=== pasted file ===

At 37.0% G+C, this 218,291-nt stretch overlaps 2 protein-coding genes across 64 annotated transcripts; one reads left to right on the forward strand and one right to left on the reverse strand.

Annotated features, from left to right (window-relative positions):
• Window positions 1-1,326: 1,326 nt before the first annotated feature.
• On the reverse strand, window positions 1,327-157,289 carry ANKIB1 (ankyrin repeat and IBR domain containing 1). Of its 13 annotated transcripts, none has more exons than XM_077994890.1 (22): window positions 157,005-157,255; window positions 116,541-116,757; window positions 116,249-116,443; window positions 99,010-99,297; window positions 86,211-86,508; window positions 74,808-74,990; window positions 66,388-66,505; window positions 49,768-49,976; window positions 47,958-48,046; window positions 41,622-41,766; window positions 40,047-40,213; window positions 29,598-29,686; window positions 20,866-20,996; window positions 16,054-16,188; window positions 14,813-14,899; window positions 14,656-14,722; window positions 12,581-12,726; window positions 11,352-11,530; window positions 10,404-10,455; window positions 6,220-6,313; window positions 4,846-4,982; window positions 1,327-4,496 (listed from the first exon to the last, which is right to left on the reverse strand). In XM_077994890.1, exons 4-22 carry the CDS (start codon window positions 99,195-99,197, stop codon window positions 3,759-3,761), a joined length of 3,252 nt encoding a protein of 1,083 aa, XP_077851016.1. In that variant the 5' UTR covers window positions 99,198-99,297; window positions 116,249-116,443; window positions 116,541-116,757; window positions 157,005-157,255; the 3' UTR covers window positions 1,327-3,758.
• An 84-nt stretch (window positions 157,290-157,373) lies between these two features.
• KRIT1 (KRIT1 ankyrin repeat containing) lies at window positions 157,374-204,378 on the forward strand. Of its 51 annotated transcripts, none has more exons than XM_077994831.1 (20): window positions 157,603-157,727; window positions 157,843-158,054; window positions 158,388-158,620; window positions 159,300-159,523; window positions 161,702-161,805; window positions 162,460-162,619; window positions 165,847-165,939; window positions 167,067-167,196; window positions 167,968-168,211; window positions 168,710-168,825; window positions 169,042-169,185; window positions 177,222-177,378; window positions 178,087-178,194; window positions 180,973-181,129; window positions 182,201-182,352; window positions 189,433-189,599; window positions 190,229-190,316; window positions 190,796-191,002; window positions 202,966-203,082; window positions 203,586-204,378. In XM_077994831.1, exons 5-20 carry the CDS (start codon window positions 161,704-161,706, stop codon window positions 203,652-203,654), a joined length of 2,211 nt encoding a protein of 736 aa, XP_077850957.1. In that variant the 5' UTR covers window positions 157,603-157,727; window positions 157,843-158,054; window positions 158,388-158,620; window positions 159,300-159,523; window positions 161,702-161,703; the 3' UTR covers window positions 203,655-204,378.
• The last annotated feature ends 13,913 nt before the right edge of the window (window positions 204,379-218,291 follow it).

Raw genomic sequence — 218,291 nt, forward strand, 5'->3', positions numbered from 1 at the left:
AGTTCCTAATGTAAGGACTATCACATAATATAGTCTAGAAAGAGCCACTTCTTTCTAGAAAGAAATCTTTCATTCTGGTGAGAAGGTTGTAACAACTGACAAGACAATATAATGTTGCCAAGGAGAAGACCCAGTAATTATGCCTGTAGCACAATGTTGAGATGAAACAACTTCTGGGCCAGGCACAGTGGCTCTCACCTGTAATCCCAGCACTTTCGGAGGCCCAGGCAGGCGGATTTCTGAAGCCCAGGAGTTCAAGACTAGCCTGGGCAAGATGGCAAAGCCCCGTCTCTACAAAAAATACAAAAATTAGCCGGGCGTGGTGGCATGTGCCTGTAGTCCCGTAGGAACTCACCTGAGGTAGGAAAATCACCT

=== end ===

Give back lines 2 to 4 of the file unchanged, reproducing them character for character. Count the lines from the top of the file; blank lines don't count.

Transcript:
Annotated features, from left to right (window-relative positions):
• Window positions 1-1,326: 1,326 nt before the first annotated feature.
• On the reverse strand, window positions 1,327-157,289 carry ANKIB1 (ankyrin repeat and IBR domain containing 1). Of its 13 annotated transcripts, none has more exons than XM_077994890.1 (22): window positions 157,005-157,255; window positions 116,541-116,757; window positions 116,249-116,443; window positions 99,010-99,297; window positions 86,211-86,508; window positions 74,808-74,990; window positions 66,388-66,505; window positions 49,768-49,976; window positions 47,958-48,046; window positions 41,622-41,766; window positions 40,047-40,213; window positions 29,598-29,686; window positions 20,866-20,996; window positions 16,054-16,188; window positions 14,813-14,899; window positions 14,656-14,722; window positions 12,581-12,726; window positions 11,352-11,530; window positions 10,404-10,455; window positions 6,220-6,313; window positions 4,846-4,982; window positions 1,327-4,496 (listed from the first exon to the last, which is right to left on the reverse strand). In XM_077994890.1, exons 4-22 carry the CDS (start codon window positions 99,195-99,197, stop codon window positions 3,759-3,761), a joined length of 3,252 nt encoding a protein of 1,083 aa, XP_077851016.1. In that variant the 5' UTR covers window positions 99,198-99,297; window positions 116,249-116,443; window positions 116,541-116,757; window positions 157,005-157,255; the 3' UTR covers window positions 1,327-3,758.